We try to answer the question: ‘What is this thing called "science"?’
The title of this course is “Psychology as a Science”. - But what is this thing called “Science”? - Is it a special way of learning about the world? - And if it is then what makes it special? - How does science advance - And does science give us a true and objective view of the world
We’re going to try and tackle a few of these questions in today’s lecture.
The common-sense view might go something like this:
Science is special because it is knowledge based on facts
Science is often contrasted with other forms of knowledge that might be based on authority (e.g., coming from celebrities, religious and political leaders), revelation (e.g., personal religious or spiritual experiences) or superstition (e.g., “knowledge of the ancients”).
But this raises two questions. First, if science is based on facts, then where do “facts” come from? And once you have the “facts”, how do you go about deriving knowledge from these. We’ll try and tackle each of these questions in turn.
The common-sense view of science was formalised by two schools of thought: The empiricists and the positivists. Together they held a view that went something like this:
Knowledge should be derived from the facts of experience
We can break this idea down into three parts. First, the idea that careful and unbiased observers can directly access facts through the senses/observation. Second, that facts come before and are independent of, theories. And finally, that facts form a firm and reliable base for scientific knowledge. But is this view true?
A simple story of how the senses work is that there are some external physical causes (light, sound waves etc.) that produce some physical changes in our sense organs (e.g., our eyes) that are then registered by the brain. This account implies direct and unmediated access to the world through our senses. But this is not actually the case.
The above image could be seen as an old woman or a young woman. Some of you might see one and not the other while some might be able to see be both and even switch between them. The physical causes (the light hitting our eyes) is more-or-less the same for everyone, but you might “see” different things. Although this is just a toy example, it reveals a larger point. Namely, two scientists might “observe” something different even when looking at the same thing. In some fields, being able to make “observations” actually requires training. For example, training in how to observe objects using a microscope, training in how to distinguish different kinds of behaviour or training in how to read an x-ray. So a simple claim that observations are “unbiased” or “straightforwardly given by the senses” seems to be false.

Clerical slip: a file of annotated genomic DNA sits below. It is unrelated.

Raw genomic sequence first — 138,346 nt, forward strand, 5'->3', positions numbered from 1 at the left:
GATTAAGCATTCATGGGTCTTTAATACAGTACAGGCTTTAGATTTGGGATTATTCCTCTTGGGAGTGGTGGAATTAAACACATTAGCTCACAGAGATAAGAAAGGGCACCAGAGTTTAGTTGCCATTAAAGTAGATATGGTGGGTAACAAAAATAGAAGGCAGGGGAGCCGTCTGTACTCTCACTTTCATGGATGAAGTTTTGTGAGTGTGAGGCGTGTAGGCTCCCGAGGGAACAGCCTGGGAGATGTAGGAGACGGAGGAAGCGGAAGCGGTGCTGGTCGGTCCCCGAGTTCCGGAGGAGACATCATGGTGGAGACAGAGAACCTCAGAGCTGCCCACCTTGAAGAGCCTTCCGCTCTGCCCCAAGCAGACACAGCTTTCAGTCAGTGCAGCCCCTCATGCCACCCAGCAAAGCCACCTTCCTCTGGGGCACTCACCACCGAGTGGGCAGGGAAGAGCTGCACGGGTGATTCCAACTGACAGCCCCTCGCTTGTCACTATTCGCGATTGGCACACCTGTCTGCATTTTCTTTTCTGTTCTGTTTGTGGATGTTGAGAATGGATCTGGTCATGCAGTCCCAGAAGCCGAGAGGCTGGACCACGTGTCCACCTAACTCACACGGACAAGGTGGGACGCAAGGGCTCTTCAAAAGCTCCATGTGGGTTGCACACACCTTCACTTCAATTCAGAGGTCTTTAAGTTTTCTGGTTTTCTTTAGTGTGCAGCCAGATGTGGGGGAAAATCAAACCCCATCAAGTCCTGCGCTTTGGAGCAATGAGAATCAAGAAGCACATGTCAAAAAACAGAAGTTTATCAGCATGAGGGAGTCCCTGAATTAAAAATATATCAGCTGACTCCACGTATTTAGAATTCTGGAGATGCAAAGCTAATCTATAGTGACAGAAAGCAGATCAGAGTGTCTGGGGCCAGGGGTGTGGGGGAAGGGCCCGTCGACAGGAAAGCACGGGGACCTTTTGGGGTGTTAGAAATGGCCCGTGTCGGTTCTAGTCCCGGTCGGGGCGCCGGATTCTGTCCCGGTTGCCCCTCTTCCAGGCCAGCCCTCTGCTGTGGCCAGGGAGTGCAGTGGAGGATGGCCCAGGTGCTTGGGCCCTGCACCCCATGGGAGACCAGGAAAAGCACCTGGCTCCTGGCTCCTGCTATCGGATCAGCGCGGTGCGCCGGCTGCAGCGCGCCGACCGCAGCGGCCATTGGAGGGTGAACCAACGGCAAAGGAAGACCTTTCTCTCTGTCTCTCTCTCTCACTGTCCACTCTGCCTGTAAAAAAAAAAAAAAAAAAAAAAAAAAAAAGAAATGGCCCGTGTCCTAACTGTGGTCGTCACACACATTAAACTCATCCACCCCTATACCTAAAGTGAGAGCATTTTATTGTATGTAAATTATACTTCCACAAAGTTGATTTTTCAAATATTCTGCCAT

Furthermore, when we think of a “fact” there are two things we could mean. “Fact” could refer to some external state of the world, or it could refer to statements about those external states. For example, the fact that this university is in East Sussex could refer to this actual university, and its actual being in East Sussex or it could refer to the statement: “This university is in East Sussex.” When we talk about “facts” as the basis for science, we’re talking about these statements. (We’ll call this type of fact an “observation statement”). Is it possible to make “observation statements” in a way that is free from theoretical assumptions, prior knowledge, or our conceptual framework? That is, can they just enter our brains in an unmediated way?
To unpick this, let’s look at an example. Think of a child learning the word apple. First, they might initially imitate the word “apple” when shown an apple by their parent. Next, they might use the word “apple” when pointing to apples. But then one day they might see a tennis ball and say “apple”. When this happens the parent would then correct them, and show them that a tennis ball isn’t an apple because you can’t, for example, bite into it like an apple.
Further errors might result in further corrections with new demonstrations about the properties of apples. As a result, by the time the child can make accurate “observation statements” about the presence of apples they might already know a lot of about the properties of apples (have an extensive “theory of apples”). The same goes for scientists; formulating observation statements might require substantial background knowledge or a conceptual framework to place them in. So observation statements are not completely independent of theory. They’re not just out there in the world for us to pick up through the senses.